MULTITUDE OF BLOGS None of the PDFs are my own productions. I've collected them from web (e-mule, avax, libreremo, socialist bros, cross-x, gigapedia..) What I did was thematizing. This blog's project is to create an e-library for a Heideggerian philosophy and Bourdieuan sociology Φ market-created inequalities must be overthrown in order to close knowledge gap. this is an uprising, do ya punk?

Monday, December 8, 2008

Nazi Psychoanalysis I - II - III by Laurence A. Rickels

Nazi Psychoanalysis: Only Psychoanalysis Won the War
by Laurence A. Rickels

Psychoanalysis was a symptom of everything the Nazis reviled: an intellectual assault on Kultur largely perpetrated by Jews. It was also, as this remarkable revisionary work shows, an inescapable symptom of modernity, practiced, transformed, and perpetuated by and within the Nazi regime. A sweeping, magisterial work by one of the most incisive and interesting scholars of modern philosophy, theory, and culture, Nazi Psychoanalysis studies the breadth of this phenomenon in order to clarify and deepen our understanding not only of psychoanalysis but of the twentieth century itself.

Tracing the intersections of psychoanalysis and Nazism, Laurence A. Rickels discovers startling conjunctions and continuities in writers as diverse as Adler and Adorno, Kafka and Goethe, Lacan, H. Rider Haggard, and Heidegger, and in works as different as Der Golem, Civilization and Its Discontents, Frankenstein, Faust, and Brave New World. In a richly allusive style, he writes of psychoanalysis in multifarious incarnations, of the concept and actual history of "insurance," of propaganda in theory and practice, of psychological warfare, Walt Disney, and the Frankfurt School debates-a dizzying tour of the twentieth century that helps us see how the "corridor wars" that arise in the course of theoretical, clinical, social, political, and cultural attempts to describe the human psyche are related to the world wars of the century in an intimate and infinitely complicated manner.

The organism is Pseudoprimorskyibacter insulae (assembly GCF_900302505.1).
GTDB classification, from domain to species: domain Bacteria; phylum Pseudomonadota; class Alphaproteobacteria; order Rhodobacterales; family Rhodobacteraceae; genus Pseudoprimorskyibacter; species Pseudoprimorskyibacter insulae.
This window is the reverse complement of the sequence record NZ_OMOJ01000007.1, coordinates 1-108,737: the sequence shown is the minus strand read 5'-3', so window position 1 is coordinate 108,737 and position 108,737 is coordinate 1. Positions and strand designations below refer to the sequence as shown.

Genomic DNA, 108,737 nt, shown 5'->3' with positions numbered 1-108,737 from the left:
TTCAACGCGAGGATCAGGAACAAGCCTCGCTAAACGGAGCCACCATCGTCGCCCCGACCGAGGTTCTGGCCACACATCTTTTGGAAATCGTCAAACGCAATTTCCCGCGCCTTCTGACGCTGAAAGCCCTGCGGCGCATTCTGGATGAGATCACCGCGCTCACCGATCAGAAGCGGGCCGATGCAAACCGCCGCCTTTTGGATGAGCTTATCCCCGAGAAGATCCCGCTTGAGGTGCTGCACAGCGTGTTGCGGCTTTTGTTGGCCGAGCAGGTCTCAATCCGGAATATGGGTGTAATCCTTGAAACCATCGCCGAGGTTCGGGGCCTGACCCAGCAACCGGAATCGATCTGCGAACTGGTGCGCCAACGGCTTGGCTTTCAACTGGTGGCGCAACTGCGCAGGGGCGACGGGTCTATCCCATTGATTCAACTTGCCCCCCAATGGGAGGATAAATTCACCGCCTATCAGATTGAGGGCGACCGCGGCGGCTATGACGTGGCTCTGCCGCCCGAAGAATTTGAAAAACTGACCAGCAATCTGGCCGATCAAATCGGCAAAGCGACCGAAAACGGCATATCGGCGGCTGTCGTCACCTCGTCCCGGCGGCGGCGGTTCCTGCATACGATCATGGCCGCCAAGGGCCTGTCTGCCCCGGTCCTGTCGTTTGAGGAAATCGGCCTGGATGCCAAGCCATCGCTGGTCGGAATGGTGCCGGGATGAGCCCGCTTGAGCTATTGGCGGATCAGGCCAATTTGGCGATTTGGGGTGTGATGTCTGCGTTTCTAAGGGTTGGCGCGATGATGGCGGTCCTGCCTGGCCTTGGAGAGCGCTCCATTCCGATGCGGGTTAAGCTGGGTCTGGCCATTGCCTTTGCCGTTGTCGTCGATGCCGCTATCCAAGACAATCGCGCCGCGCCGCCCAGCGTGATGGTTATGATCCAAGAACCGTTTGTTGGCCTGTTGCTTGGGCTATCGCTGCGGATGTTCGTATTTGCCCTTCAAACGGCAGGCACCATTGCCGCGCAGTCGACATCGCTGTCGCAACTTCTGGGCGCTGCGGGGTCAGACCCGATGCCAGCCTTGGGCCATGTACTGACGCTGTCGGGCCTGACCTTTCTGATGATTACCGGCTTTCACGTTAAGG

Though some have used its appropriation by the Nazis to brand psychoanalysis with the political odium of fascism, Rickels instead finds an uncanny convergence-one that suggests far-reaching possibilities for both psychoanalysis and psychoanalytic criticism. His work, with its enormous intellectual and historical span, makes a persuasive argument that no element of modernity-not psychoanalysis any more than Marxism or deconstruction, cultural revolutions or technological advances-can be adequately understood without a thorough consideration of its Nazi component.

Laurence A. Rickels is professor of German and comparative literature at the University of California at Santa Barbara. His books include The Vampire Lectures (1999), The Case of California (2001), and the edited volume Acting Out in Groups (1999), all published by Minnesota.


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